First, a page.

Do you know your net worth?

Your net worth is a snapshot of your financial life at one moment in time, a single number representing your financial health. It’s the total of everything you’ve earned and spent until today. In The Wall Street Journal Complete Personal Finance Guidebook, Jeff Opdyke writes:

Knowing your net worth is important…if only for one reason: It forces you to interact with your financial life, keeping you in touch with your money and knowledgeable about where you are on the road to where you think you’re going.

Computing net worth is an academic exercise for some, with little impact on the way they deal with money. For others, it’s a powerful motivator. In a guest post here last March, FrugalTrader described how his net worth went from $-40,000 to $285,000 in five years. He aims to increase this to $1 million by 2015. FrugalTrader’s net worth guides his financial decisions.

Calculating net worth
Net worth is easy to calculate: It’s simply the difference between your assets (the things you own) and your liabilities (the things you owe).

If, for example, you’re just leaving home, you might have $2000 in the bank, but owe your cousin Harry $500. Your net worth would be $1500. On the other hand, if you only had $500 in the bank, but owed your cousin Harry $4000, your net worth would be -$3500.

In real life, the calculation can be more complex. Most people have a variety of assets and liabilities, some of which aren’t straight-forward. (Exactly how much is your home worth, anyhow? That antique desk you inherited from your great-aunt Mabel?) If you need help listing your assets and liabilities, you can download a net worth worksheet [PDF] from The Quiet Millionaire.

Most personal finance software will compute your net worth, too. Quicken, for example, always shows my net worth (or what it believes to be my net worth) below my list of accounts. There are also many net worth calculators online.

Tracking net worth
After you’ve calculated your net worth, what can you do with it? Like FrugalTrader, you can use net worth to guide your future. Begin by tracking it systematically with a spreadsheet, or with a web-based tool like NetworthIQ.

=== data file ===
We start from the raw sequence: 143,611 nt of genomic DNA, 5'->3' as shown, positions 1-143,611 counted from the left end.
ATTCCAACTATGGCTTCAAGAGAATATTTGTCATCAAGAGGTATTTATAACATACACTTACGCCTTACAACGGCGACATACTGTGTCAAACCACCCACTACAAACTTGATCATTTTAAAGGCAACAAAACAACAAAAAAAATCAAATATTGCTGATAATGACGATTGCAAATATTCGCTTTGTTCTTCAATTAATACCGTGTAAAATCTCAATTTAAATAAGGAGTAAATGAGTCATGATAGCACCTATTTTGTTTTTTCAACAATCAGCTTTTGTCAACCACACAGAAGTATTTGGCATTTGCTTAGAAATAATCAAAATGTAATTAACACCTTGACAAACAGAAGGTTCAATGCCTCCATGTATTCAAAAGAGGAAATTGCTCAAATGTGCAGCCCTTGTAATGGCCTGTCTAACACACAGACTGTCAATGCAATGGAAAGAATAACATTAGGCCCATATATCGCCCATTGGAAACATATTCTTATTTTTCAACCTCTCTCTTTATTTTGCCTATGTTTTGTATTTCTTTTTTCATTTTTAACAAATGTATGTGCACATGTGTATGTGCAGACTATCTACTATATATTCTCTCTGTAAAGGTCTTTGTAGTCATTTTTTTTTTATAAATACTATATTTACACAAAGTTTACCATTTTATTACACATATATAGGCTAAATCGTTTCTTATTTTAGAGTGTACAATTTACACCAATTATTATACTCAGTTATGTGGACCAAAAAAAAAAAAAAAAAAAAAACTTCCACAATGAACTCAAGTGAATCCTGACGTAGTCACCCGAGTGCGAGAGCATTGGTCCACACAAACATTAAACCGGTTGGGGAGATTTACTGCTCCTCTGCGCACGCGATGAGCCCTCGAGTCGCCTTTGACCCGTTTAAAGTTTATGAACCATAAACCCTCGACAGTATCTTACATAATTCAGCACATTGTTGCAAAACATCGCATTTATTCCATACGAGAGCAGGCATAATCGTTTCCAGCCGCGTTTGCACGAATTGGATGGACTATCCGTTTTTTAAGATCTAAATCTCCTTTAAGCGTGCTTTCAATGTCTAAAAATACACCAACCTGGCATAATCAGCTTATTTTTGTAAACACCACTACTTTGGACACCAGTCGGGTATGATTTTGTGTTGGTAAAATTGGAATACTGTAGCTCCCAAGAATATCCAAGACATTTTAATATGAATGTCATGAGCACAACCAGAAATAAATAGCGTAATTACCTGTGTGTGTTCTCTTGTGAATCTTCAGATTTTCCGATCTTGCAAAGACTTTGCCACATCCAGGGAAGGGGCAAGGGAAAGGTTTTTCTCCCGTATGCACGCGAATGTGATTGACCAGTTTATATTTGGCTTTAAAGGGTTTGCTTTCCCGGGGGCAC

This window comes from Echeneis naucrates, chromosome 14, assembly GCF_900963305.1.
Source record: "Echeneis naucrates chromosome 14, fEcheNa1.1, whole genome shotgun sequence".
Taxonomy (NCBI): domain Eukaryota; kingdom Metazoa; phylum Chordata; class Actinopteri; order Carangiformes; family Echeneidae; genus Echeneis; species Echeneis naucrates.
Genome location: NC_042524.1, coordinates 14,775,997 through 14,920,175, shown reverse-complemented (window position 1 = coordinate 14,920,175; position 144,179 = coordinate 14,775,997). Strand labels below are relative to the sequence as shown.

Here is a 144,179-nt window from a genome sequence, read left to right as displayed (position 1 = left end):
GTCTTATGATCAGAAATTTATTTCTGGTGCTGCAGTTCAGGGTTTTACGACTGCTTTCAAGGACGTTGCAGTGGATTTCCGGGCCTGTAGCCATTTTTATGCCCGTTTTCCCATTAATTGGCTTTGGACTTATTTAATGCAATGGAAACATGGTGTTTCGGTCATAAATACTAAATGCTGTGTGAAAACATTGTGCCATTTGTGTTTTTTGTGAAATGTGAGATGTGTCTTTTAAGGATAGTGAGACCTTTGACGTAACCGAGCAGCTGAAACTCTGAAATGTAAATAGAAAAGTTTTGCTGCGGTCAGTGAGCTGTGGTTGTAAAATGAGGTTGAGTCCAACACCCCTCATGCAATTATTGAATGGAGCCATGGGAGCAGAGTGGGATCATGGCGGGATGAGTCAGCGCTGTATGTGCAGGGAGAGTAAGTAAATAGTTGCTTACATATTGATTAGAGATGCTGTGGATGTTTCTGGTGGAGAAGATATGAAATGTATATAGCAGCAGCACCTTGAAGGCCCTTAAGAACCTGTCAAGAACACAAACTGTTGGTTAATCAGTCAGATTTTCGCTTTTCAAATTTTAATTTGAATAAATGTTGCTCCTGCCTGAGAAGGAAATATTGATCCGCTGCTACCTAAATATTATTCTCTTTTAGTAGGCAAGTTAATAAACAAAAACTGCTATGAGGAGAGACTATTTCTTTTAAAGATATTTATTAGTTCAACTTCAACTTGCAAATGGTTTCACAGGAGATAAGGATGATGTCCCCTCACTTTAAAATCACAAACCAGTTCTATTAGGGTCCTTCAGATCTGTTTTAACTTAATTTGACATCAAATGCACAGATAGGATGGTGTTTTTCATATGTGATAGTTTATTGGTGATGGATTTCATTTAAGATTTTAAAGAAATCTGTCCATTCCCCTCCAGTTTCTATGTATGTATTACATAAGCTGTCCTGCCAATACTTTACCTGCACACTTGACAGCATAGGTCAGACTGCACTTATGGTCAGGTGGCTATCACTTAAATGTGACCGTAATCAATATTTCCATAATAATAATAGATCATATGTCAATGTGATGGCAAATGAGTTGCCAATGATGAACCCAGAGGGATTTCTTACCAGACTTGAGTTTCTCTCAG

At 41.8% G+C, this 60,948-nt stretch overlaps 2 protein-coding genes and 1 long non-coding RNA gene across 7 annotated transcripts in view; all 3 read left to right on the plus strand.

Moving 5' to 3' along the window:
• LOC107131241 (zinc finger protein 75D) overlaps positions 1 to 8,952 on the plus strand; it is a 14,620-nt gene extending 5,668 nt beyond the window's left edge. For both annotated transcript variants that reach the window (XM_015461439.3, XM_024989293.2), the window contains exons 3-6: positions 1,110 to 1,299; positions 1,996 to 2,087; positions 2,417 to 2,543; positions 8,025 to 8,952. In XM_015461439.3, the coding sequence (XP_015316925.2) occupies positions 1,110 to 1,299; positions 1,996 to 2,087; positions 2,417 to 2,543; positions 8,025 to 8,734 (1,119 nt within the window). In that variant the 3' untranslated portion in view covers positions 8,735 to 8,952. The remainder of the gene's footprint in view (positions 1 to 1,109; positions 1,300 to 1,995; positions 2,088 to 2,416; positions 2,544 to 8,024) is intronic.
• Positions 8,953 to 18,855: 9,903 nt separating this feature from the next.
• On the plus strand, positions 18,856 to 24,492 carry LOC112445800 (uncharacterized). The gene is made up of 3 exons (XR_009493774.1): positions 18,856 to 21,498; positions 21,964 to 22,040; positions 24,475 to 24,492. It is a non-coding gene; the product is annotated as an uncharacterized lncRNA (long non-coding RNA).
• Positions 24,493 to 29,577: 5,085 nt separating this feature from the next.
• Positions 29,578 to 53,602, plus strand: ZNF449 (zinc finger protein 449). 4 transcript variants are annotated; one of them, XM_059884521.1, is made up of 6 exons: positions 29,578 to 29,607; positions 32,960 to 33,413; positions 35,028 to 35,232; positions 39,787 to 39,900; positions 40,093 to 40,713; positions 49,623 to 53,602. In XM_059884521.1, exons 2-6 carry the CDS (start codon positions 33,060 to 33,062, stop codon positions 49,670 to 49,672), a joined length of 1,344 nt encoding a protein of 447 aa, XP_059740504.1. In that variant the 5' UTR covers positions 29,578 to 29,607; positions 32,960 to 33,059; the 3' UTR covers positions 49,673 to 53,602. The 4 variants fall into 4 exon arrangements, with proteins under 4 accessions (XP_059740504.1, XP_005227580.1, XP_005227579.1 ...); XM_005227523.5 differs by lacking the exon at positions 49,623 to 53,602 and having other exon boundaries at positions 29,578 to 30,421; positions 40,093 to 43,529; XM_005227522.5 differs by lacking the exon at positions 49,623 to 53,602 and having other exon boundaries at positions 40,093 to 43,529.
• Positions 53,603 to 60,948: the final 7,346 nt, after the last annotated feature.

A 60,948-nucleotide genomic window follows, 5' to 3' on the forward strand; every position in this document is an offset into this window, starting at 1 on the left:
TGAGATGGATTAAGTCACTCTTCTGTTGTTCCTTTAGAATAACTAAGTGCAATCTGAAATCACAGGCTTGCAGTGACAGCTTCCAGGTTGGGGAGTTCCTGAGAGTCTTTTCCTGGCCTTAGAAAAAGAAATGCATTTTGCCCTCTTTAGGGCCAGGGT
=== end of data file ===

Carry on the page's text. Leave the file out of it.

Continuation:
Whichever method you choose to track your net worth, consider the following:

  • Compute your net worth yearly. Changes to your net worth are only really meaningful over the long term. From month to month, a variety of factor can cause your net worth to fluctuate. An annual checkup is frequent enough to catch problems and to be sure you’re still on course to meet your goals. (Quarterly checks would probably work, too.)
  • Don’t compare yourself to other individuals. It’s fine to compare your net worth to other groups of people (all 30-35 year olds, for example), but it can be dangerous to begin comparing net worths with your friends. That can lead to lifestyle inflation, the need to “keep up with the Joneses”.
  • Establish a system of measurement and stick to it. If you’re married (or have a long-term partner), will you track your combined net worth, or just your own? What does that mean for shared possessions, like a house? And how do you measure the value of your home, anyhow? List what you paid for it? Take a guess as to the market value? Use the tax assessment? It matters less which answers you choose to these questions, and more that you choose the same answers from one year to the next.

According to The Federal Reserve Board’s 2004 Survey of Consumer Finances [PDF], the median net worth for U.S. families is $93,100. If you dig through this survey, you can also find comparisons based on age, education, income, and more. (On average, college graduates earn nearly twice the income of high school graduates — and they have more than three times the net worth.)

Using net worth
“[Your net worth] is what you currently have to show for your lifetime income; the rest is memories and illusions,” write Joe Dominguez and Vicki Robin in the classic Your Money or Your Life. But they caution not to attach too much significance to the number: “Whatever you find, it’s important to remember that net worth does not equal self worth.

Net worth might not seem relevant if you’re still working, but it will probably figure prominently in your retirement. Unless you can generate enough income from other sources (Social Security, pension plans), you’ll eventually need to draw on the components of your net worth for living expenses.

That is, you’ll need to sell that antique desk from great-aunt Mabel, or your sailboat, or even your home. All the parts of your net worth contribute to your total wealth.

Photo by David Hobby of the great photography blog, Strobist.

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